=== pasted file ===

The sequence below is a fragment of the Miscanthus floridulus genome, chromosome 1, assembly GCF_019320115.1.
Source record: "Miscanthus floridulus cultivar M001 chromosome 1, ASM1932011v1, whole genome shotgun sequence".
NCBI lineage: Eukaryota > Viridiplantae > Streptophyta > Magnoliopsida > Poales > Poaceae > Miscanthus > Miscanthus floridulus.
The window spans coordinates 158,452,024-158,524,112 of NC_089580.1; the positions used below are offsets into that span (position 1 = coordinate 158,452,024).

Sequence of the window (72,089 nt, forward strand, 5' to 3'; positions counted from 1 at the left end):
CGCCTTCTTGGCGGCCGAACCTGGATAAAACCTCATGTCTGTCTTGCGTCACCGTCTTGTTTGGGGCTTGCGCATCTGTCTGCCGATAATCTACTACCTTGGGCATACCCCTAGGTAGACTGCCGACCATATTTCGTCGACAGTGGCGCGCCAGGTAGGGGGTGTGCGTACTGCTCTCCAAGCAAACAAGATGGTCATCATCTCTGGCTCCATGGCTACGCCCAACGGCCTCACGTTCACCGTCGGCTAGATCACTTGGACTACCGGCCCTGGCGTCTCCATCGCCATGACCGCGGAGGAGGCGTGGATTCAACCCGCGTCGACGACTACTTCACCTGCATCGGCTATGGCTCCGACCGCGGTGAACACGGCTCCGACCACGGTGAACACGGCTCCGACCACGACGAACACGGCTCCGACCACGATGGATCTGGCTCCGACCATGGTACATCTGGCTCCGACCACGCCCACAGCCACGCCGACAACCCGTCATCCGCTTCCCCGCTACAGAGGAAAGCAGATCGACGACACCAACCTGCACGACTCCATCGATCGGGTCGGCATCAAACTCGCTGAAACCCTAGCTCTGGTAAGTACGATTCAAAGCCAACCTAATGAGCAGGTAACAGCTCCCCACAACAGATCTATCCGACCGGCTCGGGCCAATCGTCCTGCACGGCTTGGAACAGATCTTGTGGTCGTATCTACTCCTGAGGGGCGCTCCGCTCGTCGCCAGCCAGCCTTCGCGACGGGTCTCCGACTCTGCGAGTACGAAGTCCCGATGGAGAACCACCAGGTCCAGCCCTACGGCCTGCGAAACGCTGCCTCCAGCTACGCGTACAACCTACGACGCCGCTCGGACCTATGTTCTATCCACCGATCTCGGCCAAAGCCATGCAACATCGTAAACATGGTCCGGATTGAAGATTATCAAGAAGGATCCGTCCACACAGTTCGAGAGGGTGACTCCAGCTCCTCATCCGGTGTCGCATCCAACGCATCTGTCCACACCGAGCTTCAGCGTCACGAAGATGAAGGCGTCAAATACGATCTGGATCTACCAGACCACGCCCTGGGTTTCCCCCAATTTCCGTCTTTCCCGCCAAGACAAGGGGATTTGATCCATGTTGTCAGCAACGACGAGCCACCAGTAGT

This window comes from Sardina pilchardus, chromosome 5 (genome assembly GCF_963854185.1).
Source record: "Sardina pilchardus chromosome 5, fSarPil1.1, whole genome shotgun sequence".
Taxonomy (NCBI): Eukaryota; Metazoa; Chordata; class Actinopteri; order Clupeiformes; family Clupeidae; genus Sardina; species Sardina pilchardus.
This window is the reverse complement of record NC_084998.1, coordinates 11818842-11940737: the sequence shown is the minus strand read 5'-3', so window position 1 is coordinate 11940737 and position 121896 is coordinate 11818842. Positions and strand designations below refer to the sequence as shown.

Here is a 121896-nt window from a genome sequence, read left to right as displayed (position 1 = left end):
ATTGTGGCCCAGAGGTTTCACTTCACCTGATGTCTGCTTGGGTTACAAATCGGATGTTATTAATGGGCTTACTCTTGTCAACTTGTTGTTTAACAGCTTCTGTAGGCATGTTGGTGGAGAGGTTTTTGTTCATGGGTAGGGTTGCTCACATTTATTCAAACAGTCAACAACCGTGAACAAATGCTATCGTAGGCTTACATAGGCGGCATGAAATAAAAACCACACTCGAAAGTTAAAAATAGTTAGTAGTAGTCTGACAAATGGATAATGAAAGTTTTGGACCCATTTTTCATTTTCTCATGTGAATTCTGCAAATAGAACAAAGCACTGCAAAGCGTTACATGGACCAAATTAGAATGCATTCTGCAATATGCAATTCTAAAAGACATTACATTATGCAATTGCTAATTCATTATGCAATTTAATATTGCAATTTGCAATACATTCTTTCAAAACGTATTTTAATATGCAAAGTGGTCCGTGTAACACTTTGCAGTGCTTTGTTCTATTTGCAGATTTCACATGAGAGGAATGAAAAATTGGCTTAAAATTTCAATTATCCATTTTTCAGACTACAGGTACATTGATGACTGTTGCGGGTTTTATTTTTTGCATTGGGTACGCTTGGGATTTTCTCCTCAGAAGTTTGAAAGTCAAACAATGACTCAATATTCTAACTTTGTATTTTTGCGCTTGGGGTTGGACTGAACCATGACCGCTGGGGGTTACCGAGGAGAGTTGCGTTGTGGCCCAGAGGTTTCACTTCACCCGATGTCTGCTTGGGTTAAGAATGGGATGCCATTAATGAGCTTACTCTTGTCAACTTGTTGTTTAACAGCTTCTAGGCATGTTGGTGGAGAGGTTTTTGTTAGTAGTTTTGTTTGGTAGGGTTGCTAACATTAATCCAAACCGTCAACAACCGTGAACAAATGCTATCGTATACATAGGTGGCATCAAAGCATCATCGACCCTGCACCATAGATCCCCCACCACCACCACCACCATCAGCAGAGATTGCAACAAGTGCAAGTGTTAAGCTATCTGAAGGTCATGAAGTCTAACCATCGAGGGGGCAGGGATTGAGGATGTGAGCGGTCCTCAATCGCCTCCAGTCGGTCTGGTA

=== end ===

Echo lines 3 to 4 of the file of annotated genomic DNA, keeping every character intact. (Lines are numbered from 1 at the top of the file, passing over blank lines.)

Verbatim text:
NCBI lineage: Eukaryota > Viridiplantae > Streptophyta > Magnoliopsida > Poales > Poaceae > Miscanthus > Miscanthus floridulus.
The window spans coordinates 158,452,024-158,524,112 of NC_089580.1; the positions used below are offsets into that span (position 1 = coordinate 158,452,024).